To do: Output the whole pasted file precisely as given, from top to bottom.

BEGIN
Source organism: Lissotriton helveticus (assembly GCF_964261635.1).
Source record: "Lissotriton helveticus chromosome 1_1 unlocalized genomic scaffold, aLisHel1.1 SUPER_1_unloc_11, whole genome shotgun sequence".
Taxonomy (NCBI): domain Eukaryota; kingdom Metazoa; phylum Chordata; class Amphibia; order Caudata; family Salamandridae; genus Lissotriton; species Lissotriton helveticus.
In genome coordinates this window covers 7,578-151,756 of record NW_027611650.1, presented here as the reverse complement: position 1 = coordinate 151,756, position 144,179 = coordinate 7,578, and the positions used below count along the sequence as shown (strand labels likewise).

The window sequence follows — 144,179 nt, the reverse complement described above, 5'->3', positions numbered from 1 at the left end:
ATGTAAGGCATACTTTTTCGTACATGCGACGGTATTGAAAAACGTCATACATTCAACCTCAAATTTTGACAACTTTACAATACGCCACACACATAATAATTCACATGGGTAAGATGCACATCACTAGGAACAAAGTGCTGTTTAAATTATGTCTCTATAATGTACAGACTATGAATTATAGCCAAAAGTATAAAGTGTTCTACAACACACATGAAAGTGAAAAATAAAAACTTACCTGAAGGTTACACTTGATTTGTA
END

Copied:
Source organism: Lissotriton helveticus (assembly GCF_964261635.1).
Source record: "Lissotriton helveticus chromosome 1_1 unlocalized genomic scaffold, aLisHel1.1 SUPER_1_unloc_11, whole genome shotgun sequence".
Taxonomy (NCBI): domain Eukaryota; kingdom Metazoa; phylum Chordata; class Amphibia; order Caudata; family Salamandridae; genus Lissotriton; species Lissotriton helveticus.
In genome coordinates this window covers 7,578-151,756 of record NW_027611650.1, presented here as the reverse complement: position 1 = coordinate 151,756, position 144,179 = coordinate 7,578, and the positions used below count along the sequence as shown (strand labels likewise).

The window sequence follows — 144,179 nt, the reverse complement described above, 5'->3', positions numbered from 1 at the left end:
ATGTAAGGCATACTTTTTCGTACATGCGACGGTATTGAAAAACGTCATACATTCAACCTCAAATTTTGACAACTTTACAATACGCCACACACATAATAATTCACATGGGTAAGATGCACATCACTAGGAACAAAGTGCTGTTTAAATTATGTCTCTATAATGTACAGACTATGAATTATAGCCAAAAGTATAAAGTGTTCTACAACACACATGAAAGTGAAAAATAAAAACTTACCTGAAGGTTACACTTGATTTGTA